Herta was transferred to the Merzdorf Camp, which was run by the same weaving company as in the Bolkenhain camp. She remained there for about 8 months. The women’s job was to drag balls of flax and use a pitchfork to throw them into large bins containing chemicals, remove the balls and load them on trucks. Herta noted that this was extremely hard work which caused the workers eyes to burn and their skin to itch.  The girls slept in beds in a barn and their food consisted of bread and soup. Herta said that in Merzdorf, she did not feel starved.

Herta was placed in the Grinberg Camp where she lived for 8 months or a year. This camp also had a large weaving factory. There were 2,000 women with 1,000 women sleeping n each room. In this camp, the food was insufficient and the girls suffered from regular beatings. Herta was beaten twice. Herta stated that “In Grinberg, life was much, much, much harder.”  The women wore rags with wooden clogs on their feet when it was very snowy. They worked in factories with other Germans who were their supervisors. The Jewish Lager Fuhrer pushed and hit the girls. Once a month, a group of SS men came to this camp for a selection. The girls had to strip naked and walk in front of the men. In Jan 28, 1945, a big group of women arrived in Grinberg from Auschwitz. The women were separated into groups of 1,000. One of the groups were sent in another direction which turned out to be toward Bergen Belsen.  

Herta described going on a Death March where they were “walking, walking, walking, crying, freezing, stop crying, starving, and then repeated.” The girls were hit with the butts of the German’s rifles. Whenever a girl needed to stop walking, be it for bodily functions or for any reason, they were immediately shot.  Each day, there were 4, 5, 9 or 11 people killed. Herta recalls freezing and starving on this March. If any of the girls attempted to escape, the Germans made the entire group line up and then they shot every other girl. The girls had to walk between 20 and 25 Kilometers every day and they slept outside huddled together in the freezing cold. Occasionally they were put in a barn to sleep. Herta remembers always feeling starved. The girls were each given one cup. It was never filled with food because most of it spilled out when the liquid was poured in.  Herta stated, “There is no bigger punishment than hunger. No killing, no hitting, no beating is as painful as hunger.”   


The girls were transferred to Hambrecht’s Camp for several months. Most of the girls there were sick. Herta also became ill with diarrhea, typhus, and dysentery.  In Hambrecht’s, there were Appells. Herta described the Appellplatz (roll calls) and said the women had to run to the courtyard and were counted for hours while it was snowing. These Appells typically took place before the sun came up. Herta’s illnesses and starvation resulted in extreme weakness. She only able to stand with a friend on each side of her holding her up.  One day, after the Appellplatz, Herta fainted and was taken to the infirmary. When Herta woke up, she saw the two sisters that she had become friendly with taking care of her and helping her. One of the sisters told Herta that she remembered Herta because Herta had shown kindness to her in Auschwitz and helped her locate clothes to wear. The sister helped Herta to the point that when she left Hambrecht’s Camp, she was able to walk again. Herta has maintained her relationship with the sisters to this day.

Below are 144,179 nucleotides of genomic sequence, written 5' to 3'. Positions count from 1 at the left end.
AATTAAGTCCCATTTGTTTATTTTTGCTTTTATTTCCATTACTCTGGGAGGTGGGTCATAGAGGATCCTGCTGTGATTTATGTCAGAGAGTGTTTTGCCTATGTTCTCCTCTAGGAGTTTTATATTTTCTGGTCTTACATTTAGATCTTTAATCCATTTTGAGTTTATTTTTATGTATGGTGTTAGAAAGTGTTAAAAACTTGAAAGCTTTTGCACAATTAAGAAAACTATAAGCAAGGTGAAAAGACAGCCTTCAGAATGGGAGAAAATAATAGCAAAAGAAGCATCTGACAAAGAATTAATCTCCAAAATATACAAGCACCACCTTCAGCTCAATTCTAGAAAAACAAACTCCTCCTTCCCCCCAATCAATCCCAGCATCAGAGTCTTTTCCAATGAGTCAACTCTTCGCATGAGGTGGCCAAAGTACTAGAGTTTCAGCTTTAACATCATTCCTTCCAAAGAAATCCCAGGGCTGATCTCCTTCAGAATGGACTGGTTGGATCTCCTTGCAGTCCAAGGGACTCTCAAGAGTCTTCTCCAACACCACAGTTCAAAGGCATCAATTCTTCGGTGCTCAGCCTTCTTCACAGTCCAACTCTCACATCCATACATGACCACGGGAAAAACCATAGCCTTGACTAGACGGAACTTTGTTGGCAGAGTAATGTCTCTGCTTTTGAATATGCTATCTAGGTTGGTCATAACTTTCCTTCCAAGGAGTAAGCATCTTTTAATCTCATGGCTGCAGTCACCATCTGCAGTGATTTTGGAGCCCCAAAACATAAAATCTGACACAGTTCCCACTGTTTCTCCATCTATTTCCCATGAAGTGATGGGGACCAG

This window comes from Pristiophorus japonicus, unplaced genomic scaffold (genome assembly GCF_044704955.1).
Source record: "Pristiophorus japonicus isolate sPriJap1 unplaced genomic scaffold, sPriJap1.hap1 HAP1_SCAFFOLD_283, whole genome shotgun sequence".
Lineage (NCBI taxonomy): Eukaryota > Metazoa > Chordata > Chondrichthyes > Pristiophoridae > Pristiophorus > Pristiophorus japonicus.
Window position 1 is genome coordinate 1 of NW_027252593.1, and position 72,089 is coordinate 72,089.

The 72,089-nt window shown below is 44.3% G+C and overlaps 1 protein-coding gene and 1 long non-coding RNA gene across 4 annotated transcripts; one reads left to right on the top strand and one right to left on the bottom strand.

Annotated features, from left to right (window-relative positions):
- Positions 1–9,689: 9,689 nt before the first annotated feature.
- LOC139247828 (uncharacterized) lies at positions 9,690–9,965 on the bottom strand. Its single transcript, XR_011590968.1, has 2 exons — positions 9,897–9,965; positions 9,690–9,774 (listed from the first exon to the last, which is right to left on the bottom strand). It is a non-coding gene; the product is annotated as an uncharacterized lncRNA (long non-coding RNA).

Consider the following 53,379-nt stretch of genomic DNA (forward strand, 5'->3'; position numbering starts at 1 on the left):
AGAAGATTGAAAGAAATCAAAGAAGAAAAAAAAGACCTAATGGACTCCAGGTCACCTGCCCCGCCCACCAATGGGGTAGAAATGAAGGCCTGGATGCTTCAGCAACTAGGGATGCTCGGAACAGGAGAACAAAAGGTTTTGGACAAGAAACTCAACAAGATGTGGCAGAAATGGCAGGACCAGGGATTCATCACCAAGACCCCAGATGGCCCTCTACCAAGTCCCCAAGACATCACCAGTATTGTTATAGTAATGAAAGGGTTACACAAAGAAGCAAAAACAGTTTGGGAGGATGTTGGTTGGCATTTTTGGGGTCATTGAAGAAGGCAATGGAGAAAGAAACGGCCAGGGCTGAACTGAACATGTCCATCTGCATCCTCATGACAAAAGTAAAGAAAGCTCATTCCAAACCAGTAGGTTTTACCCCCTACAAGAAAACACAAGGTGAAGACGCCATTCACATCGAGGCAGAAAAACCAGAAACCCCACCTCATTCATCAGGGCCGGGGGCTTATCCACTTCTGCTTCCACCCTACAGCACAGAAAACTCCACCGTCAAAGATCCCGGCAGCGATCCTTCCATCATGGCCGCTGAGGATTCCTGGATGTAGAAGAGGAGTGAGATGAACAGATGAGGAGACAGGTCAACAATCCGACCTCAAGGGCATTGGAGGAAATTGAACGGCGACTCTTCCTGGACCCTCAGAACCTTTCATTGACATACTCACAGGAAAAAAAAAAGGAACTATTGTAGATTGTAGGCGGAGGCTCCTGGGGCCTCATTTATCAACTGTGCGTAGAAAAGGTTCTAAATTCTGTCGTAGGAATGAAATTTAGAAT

Herta told a story which she found upsetting about one of her acquaintances. One day in Hambrecht’s, the girls were told to put anything personal that they still owned into a pile. Herta’s acquaintance hid a little picture of her family that she refused to add to the pile. Someone informed on this girl and she was punished by having to stand for three days without shoes in the snow. She survived the War but continued to have pain and difficulty ambulating.  Herta maintains contact with this woman and confirms that the woman’s condition has marginally improved.

As the group continued the Death March, they passed through the village of Domazlice. It was a nice day and peasants were outside with barrels of bread, soup, and milk for the inmates.  Herta stated that seeing all that fragrant food after being starved for so long, “felt like heaven; like I died.”  The girls immediately started running frantically toward the food and desperately grabbed whatever they could get their hands on. Just as fast, the SS began shooting their guns in the air and then pushed the peasants and their food far out of access of the mob of starving women. Herta’s friend, who had difficulty walking, managed to escape with a companion in Domazlice. She was later liberated by the Americans.